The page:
In The Strange Case of Dr Jekyll and Mr Hyde, Robert Louis Stevenson brings to life one of the most compelling and original monsters ever written.

The obvious monster is Mr Hyde: the snarling, feral mass of murderous impulses. First, Hyde beats up a little girl. Later, he stamps an kindly white-haired old man to death – and enjoys it. Hyde is the creation or alter ego of an eminent doctor. When Jekyll takes the potion, he is transformed, out of himself into Hyde – unrecognisable.

We meet the eminent Dr Jekyll, cowering in darkness, haunted, and feel sorry for him. But he is the real monster. Hyde’s body is his body; Hyde’s nature is his nature, and is his own creation. Dr Jekyll is a man who craves respectability at any price.
In order to preserve his respectability, and indulge his darkest desires, Dr Jekyll works on a compound that will transform him – separate his good and bad natures, and let it loose. It’s an addiction. Though Jekyll is appalled, he always needs one more hit. He enjoys the transformation, enjoys the power, enjoys the feeling of keeping clean. With his alter-ego, Jekyll enjoys rolling in the dirt.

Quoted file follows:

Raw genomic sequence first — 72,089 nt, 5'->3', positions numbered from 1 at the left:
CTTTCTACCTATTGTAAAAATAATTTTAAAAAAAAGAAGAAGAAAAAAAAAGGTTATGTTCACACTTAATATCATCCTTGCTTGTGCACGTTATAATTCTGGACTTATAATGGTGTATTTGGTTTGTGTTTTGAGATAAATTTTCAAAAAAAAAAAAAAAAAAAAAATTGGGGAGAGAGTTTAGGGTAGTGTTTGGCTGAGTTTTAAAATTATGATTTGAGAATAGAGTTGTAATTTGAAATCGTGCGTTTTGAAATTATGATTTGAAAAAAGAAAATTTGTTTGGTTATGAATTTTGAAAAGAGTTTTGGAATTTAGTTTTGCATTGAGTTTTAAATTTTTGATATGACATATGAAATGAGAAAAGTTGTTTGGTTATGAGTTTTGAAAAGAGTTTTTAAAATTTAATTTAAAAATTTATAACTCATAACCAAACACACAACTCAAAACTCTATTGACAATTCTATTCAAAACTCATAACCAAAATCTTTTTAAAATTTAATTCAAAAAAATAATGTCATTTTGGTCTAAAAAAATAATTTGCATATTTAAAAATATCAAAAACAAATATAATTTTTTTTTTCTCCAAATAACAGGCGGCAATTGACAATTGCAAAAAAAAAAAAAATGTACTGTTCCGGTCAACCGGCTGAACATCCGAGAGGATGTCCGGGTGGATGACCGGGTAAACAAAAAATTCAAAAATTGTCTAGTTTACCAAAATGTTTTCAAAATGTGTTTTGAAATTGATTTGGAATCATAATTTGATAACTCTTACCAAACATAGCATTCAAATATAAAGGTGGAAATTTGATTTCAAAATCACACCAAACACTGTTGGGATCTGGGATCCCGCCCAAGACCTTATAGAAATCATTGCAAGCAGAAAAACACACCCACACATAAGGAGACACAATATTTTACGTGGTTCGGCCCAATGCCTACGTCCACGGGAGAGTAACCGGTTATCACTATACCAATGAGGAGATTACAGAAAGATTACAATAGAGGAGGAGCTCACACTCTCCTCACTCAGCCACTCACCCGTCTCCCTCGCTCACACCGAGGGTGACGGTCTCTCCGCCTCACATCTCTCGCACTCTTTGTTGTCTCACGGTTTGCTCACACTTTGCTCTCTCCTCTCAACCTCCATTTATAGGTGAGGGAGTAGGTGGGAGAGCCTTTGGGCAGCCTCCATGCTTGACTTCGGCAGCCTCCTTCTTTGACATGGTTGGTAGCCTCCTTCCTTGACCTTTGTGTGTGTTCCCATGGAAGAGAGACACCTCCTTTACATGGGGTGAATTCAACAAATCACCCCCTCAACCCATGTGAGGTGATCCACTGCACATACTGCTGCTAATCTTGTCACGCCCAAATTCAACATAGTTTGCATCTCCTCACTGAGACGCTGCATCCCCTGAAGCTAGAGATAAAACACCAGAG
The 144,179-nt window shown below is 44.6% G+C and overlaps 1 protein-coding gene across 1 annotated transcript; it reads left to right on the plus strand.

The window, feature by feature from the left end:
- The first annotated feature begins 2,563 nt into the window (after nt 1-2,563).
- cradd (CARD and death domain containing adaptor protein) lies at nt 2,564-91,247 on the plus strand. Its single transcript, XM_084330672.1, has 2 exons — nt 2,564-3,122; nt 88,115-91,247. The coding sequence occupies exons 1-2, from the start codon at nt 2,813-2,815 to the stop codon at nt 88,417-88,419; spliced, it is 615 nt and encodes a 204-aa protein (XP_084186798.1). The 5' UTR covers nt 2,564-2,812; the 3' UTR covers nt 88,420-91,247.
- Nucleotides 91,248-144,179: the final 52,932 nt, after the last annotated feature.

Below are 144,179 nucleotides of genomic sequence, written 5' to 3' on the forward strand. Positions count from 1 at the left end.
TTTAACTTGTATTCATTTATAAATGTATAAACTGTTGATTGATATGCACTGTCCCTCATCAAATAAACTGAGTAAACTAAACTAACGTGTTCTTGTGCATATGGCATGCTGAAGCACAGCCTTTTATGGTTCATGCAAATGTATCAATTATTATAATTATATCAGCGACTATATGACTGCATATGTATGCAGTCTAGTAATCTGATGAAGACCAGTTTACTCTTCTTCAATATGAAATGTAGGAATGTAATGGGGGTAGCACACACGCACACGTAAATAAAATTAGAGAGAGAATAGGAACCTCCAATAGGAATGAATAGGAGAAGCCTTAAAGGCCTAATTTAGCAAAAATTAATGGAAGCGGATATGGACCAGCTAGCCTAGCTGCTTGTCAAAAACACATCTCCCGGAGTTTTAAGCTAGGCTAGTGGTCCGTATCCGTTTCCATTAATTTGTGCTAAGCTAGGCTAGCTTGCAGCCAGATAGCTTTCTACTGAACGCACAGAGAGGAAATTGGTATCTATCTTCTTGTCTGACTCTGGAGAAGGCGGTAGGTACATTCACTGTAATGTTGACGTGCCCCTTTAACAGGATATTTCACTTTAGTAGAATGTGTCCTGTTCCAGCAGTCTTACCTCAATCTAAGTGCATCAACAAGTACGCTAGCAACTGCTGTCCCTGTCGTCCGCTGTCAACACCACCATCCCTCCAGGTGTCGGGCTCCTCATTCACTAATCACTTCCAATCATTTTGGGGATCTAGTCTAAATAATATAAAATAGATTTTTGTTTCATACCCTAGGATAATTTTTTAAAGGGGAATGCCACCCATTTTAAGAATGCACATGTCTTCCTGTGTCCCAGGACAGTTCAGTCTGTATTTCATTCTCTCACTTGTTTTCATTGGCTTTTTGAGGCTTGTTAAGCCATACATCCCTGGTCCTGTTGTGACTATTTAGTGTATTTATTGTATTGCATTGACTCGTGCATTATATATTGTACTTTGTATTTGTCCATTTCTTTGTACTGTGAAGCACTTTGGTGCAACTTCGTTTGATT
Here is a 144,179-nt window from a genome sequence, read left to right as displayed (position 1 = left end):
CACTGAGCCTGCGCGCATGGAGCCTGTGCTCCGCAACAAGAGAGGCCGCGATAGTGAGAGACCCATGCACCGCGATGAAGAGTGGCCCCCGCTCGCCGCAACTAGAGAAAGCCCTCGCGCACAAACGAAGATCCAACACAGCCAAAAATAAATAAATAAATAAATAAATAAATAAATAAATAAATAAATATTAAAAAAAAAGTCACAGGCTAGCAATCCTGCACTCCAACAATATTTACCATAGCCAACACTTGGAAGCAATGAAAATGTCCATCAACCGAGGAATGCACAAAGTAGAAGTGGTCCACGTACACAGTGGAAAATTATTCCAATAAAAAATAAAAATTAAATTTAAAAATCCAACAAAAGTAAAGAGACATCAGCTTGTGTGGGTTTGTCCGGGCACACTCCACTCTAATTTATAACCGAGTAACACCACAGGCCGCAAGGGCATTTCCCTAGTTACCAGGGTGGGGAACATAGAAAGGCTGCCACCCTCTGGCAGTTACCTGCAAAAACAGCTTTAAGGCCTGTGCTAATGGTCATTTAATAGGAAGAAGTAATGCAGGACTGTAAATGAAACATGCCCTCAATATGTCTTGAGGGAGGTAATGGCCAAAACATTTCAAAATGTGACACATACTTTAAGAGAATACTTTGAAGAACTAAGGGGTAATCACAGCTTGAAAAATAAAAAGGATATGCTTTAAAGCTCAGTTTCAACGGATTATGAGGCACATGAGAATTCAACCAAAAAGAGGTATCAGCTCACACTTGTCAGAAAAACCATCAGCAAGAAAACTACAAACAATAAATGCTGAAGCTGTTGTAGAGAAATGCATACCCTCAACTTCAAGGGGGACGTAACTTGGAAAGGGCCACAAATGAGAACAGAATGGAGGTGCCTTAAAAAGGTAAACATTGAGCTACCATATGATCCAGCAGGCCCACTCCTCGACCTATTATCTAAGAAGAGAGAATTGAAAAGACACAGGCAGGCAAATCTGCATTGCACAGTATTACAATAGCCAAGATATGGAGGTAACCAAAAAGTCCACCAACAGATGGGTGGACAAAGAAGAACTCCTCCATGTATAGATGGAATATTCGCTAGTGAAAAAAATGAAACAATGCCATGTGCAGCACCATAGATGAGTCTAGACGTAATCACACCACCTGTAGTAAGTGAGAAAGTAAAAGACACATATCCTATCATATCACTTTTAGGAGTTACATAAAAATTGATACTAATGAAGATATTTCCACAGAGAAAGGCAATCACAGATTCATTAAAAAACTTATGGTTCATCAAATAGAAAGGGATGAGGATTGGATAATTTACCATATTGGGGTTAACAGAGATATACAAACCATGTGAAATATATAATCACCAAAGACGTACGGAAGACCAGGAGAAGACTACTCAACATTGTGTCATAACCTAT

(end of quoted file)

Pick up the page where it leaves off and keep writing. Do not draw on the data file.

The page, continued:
It’s like the question: if a tree falls in the forest, does it make a sound? If we do mean, cruel, disgusting things, does it matter if no-one finds out? Various experiments have proved that in darkened rooms, more people will cheat for a financial gain. Under cover of darkness, when we think that we can’t be seen, we lose our inhibitions. More crimes are committed under cover of darkness than in daylight.
Respectability and social pressures of the Victorian era are hard for us to understand today. We can easily understand that it’s not okay to beat small children and kindly old men. But what’s harder is to feel the social pressures that Stevenson was working in. In some ways, this morality tale is too sharply cut: none of us want to beat old men, or small children – hopefully.